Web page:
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Please note that Mommsen uses the AUC chronology (Ab Urbe Condita), i.e. from the founding of the City of Rome. You can use this reference table to have the B.C. dates

THE HISTORY OF OLD ROME

I. The Period Anterior to the Abolition of the Monarchy

From: The History of Rome, by Theodor Mommsen
Translated with the sanction of the author by William Purdie Dickson


The History of Old Rome

CHAPTER III - The Settlements of the Latins

ELPENOR EDITIONS IN PRINT

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Page 11

The Latin League

All these cantons were in primitive times politically sovereign, and each of them was governed by its prince with the co-operation of the council of elders and the assembly of warriors. Nevertheless the feeling of fellowship based on community of descent and of language not only pervaded the whole of them, but manifested itself in an important religious and political institution--the perpetual league of the collective Latin cantons. The presidency belonged originally, according to the universal Italian as well as Greek usage, to that canton within whose bounds lay the meeting-place of the league; in this case it was the canton of Alba, which, as we have said, was generally regarded as the oldest and most eminent of the Latin cantons. The communities entitled to participate in the league were in the beginning thirty--a number which we find occurring with singular frequency as the sum of the constituent parts of a commonwealth in Greece and Italy.

What cantons originally made up the number of the thirty old Latin communities or, as with reference to the metropolitan rights of Alba they are also called, the thirty Alban colonies, tradition has not recorded, and we can no longer ascertain. The rendezvous of this union was, like the Pamboeotia and the Panionia among the similar confederacies of the Greeks, the "Latin festival" (-feriae Latinae-), at which, on the "Mount of Alba" (-Mons Albanus-, -Monte Cavo-), upon a day annually appointed by the chief magistrate for the purpose, an ox was offered in sacrifice by the assembled Latin stock to the "Latin god" (-Jupiter Latiaris-). Each community taking part in the ceremony had to contribute to the sacrificial feast its fixed proportion of cattle, milk, and cheese, and to receive in return a portion of the roasted victim. These usages continued down to a late period, and are well known: respecting the more important legal bearings of this association we can do little else than institute conjectures.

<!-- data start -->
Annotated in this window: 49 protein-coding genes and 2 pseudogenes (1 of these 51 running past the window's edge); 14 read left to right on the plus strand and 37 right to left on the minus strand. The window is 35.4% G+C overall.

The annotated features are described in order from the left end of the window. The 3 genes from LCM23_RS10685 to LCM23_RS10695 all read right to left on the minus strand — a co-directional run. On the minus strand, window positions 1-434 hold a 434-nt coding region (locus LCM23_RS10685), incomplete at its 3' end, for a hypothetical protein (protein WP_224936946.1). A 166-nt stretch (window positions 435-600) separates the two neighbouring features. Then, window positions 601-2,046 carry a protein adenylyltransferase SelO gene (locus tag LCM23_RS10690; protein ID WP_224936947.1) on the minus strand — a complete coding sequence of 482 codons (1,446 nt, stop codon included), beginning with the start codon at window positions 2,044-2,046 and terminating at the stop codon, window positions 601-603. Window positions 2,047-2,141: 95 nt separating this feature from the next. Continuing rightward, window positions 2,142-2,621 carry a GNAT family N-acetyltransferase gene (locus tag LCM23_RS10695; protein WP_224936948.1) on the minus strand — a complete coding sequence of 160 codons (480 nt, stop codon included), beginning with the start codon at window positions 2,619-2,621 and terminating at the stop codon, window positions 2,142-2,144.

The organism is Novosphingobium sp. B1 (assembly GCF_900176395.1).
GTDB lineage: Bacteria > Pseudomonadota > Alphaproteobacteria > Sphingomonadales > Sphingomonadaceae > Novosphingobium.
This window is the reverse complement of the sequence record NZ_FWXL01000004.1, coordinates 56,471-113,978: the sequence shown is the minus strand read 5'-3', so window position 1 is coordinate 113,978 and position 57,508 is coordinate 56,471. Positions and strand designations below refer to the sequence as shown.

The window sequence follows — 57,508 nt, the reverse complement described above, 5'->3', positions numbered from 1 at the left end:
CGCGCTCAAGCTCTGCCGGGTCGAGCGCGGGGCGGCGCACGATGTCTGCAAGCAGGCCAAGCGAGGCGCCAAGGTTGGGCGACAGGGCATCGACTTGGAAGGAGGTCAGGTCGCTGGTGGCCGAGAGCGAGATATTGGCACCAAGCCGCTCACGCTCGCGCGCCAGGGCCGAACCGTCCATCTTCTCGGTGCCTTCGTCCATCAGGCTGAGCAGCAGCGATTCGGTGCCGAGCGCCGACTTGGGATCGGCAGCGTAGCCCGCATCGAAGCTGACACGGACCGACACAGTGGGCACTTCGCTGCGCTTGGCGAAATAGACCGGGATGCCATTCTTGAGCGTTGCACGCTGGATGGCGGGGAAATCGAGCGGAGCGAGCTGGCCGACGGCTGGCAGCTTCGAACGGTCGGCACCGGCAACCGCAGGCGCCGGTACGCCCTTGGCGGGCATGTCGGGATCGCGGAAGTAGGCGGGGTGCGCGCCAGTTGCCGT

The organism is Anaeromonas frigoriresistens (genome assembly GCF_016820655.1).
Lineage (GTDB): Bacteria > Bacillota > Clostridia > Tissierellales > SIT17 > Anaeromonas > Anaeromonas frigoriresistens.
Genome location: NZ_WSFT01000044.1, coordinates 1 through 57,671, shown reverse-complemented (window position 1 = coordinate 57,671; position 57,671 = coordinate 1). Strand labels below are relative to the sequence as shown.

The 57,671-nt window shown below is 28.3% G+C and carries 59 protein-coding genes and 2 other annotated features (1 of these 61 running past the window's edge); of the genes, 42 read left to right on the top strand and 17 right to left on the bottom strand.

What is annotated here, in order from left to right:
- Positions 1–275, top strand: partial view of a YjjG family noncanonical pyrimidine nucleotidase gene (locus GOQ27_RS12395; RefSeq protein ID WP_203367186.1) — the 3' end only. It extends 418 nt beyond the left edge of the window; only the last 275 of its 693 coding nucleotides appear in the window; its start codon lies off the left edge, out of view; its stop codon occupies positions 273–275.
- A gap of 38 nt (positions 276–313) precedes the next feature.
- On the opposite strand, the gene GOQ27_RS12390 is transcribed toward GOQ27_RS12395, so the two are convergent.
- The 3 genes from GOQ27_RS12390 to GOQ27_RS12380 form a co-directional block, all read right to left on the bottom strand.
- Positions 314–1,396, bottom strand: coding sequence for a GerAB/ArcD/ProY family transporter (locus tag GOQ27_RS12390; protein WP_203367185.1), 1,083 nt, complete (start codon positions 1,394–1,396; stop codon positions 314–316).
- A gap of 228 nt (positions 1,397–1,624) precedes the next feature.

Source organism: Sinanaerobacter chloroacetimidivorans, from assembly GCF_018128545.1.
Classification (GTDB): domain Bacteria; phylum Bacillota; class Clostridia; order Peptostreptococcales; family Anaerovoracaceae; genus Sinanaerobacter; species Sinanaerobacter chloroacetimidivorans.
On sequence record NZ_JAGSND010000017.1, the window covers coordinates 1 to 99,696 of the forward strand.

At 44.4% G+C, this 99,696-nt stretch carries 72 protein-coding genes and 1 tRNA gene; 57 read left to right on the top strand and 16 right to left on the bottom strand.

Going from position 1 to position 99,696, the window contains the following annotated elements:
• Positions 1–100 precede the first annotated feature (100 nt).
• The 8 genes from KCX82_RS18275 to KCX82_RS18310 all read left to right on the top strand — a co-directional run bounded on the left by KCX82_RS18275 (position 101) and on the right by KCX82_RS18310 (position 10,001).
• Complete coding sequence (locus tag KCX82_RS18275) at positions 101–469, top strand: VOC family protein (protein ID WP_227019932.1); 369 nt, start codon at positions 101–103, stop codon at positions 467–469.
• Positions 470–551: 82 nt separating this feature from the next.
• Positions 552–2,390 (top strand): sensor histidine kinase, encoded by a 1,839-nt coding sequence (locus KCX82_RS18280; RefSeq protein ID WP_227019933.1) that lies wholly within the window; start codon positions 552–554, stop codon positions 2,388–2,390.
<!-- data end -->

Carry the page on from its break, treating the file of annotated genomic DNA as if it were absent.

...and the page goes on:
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Reference address : https://www.ellopos.net/elpenor/rome/1-03-settlements-latins.asp?pg=11